DC could learn something from Madrid

Some good new to share for a change:

I’ve lived in DC for the past 4 years, and have posted here many times about what horrifying, vulgar and threatening street harassment I’ve encountered in our nation’s capitol. At the end of August I posted about my experience being attacked and sexually violated by a man in Columbia Heights.

The experience, especially after 4 years of extreme harassment, left me feeling exhausted and terribly vulnerable. I had just been accepted into a program where I’d be teaching English in Madrid, Spain for 3 months, and I felt terrified at the idea of going to a foreign country as a female alone after everything I’d experienced in DC.

Well, I’ve been here in Madrid for exactly one month now, and I’m happy to report that I haven’t had ONE SINGLE PROBLEM since arriving in Spain. I walk all over town every single day, and I’ve yet to hear a harassing word or sound uttered at me, nor have I received a single leering look! If the men here are admiring me, they are being utterly respectful and classy about it. I feel remarkably safe, and have even had a few men that I’ve met through meetup groups offer to walk me to the metro if it’s late at the end of the night, just to ensure that I am safe.

I can’t express how relieved I feel. The idea of returning to the exhausting world of DC street harassment upon my completion of this program is off-putting indeed.

I just thought it deserved noting that in Madrid, Spain, then men are actually NOT behaving like depraved animals toward lone women on the streets. DC could learn a little something from this city, and from this culture.

– B.

Location: Madrid, Spain

Share your street harassment story today and help raise awareness about the problem. Include your location and it will be added to the Street Harassment Map.

7 Responses to DC could learn something from Madrid

  1. Golden Silence says:

    Excellent, B.! Glad you’re having a wonderful and harassment-free time there!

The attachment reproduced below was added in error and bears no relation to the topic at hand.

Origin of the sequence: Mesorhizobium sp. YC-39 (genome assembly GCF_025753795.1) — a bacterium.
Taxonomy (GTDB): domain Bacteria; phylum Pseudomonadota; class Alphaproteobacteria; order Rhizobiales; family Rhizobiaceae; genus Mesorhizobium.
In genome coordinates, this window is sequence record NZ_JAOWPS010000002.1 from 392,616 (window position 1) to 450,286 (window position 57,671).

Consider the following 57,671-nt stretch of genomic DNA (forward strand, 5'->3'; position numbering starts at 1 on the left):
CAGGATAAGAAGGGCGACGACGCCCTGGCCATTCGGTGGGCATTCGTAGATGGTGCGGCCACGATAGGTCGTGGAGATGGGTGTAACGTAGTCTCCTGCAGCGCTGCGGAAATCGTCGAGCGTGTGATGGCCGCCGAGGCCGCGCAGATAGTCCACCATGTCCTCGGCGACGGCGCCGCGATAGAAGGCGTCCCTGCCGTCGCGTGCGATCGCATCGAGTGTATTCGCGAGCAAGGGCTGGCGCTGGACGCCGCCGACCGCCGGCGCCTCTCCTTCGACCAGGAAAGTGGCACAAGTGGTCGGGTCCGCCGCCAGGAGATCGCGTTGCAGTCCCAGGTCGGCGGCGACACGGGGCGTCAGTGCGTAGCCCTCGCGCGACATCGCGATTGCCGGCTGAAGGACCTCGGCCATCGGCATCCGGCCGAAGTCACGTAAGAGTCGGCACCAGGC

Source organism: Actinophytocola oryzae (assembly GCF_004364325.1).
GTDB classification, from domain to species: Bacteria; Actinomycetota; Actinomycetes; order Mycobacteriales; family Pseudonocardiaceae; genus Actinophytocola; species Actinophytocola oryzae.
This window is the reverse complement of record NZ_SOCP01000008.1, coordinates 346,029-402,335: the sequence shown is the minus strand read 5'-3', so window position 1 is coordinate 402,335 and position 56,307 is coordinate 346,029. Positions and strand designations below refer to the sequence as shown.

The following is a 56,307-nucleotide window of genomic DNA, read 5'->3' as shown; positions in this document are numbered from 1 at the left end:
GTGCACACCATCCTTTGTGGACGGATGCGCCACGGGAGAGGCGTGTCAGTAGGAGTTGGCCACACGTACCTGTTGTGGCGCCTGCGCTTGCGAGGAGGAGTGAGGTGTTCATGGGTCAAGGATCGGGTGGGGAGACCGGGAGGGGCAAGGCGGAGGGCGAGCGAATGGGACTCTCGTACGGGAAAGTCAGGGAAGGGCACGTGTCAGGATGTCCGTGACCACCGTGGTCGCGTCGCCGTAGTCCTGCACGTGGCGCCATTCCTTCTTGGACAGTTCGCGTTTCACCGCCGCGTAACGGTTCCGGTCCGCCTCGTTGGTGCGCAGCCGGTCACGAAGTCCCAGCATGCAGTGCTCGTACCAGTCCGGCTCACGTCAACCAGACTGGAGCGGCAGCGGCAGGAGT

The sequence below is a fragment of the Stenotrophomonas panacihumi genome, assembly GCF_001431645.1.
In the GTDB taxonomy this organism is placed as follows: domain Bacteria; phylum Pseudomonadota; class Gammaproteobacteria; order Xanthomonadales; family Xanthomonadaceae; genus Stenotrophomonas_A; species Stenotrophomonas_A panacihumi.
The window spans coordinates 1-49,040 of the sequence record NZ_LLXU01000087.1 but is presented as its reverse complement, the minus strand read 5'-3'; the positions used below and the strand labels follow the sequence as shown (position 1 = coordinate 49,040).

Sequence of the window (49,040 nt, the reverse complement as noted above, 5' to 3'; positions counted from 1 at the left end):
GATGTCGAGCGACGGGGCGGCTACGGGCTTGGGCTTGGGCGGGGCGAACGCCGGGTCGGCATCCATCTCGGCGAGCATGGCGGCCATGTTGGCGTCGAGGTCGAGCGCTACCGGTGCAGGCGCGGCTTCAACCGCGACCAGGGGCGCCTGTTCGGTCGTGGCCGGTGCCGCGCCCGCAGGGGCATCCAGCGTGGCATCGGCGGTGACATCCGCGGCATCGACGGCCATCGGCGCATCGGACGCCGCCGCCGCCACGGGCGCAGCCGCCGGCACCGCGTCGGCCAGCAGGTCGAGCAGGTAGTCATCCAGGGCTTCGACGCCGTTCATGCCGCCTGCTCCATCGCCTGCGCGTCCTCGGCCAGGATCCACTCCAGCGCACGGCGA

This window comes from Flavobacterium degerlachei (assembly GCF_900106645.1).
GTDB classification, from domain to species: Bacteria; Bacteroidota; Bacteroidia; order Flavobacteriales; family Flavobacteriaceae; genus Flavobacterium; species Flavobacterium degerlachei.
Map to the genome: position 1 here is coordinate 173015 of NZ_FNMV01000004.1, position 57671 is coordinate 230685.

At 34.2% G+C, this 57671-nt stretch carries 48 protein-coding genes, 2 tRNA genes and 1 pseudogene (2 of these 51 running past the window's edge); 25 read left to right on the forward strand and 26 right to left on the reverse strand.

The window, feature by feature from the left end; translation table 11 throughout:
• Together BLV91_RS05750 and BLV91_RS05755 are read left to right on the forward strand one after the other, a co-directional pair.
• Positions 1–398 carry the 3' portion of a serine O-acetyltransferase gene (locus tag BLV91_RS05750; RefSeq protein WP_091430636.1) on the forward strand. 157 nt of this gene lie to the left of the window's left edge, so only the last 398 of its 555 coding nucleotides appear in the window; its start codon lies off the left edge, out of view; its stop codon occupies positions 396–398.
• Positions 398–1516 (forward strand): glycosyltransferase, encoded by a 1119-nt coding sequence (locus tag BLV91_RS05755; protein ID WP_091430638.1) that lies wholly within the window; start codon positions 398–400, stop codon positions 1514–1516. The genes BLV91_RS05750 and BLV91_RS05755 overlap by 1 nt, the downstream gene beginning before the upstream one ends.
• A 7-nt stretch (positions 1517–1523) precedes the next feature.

2. Clarice says:

    Aww that sounds great! Im pleased for you. I hope you enjoy the rest of your time out there and please keep us informed!

  3. Elaine says:

    I’m not surprised. Americans like to put it about that it’s European men who are the real uncontrolled, threatening lechers and harassers, but I my own experience is that, by and large, the men in most European countries are, on the whole, far more respectful to women on the street and in public areas than many of their American male counterparts.

  4. B. says:

    Thanks, ladies. : )

    Golden: It’s such a relief, I can’t even explain how good it feels………..

  5. […] https://streetharassment.wordpress.com/2010/10/27/dc-could-learn-something-from-madrid/ This entry was posted in Uncategorized and tagged street harassment. Bookmark the permalink. ← “I Didn’t Disrespect You” […]

  6. J says:

    What befuddles me is that this website attributes this to male-to-female only encounters. While those are the majority, I can tell you in DC, I have heard women catcalling at men, men catcalling at men and women catcalling at women.

    Sorry to hear about your experience in Columbia Heights. As a man, I was mugged near there about five years ago. I wouldn’t walk there alone as a man and I would definitely not recommend a woman walking there alone.

  7. B. says:

    Hi J.,

    Just so you know, this website tries to illuminate ALL incidences of street harassment: Whether it’s male-to-female, women-to-men, men-to-men, or any other variety. Occasionally someone will write in with a non male-to-female story, and the website posts it just as fiercely as it posts any other story.

    This site doesn’t attribute street harassment to man-to-woman harassment, it simply publishes the incidences which are reported, the majority of which, yes, tend to be of that variety.

    Street harassment is recognized as a behavior, not a gender-specific behavior. If you experience any variety of it, Stop Street Harassment would want to know about it, and would advocate on your (or anyone’s) behalf.

    That’s one of the things I appreciate most about this site, actually!

    Best of luck to you. I hope your 2011 is incident free!

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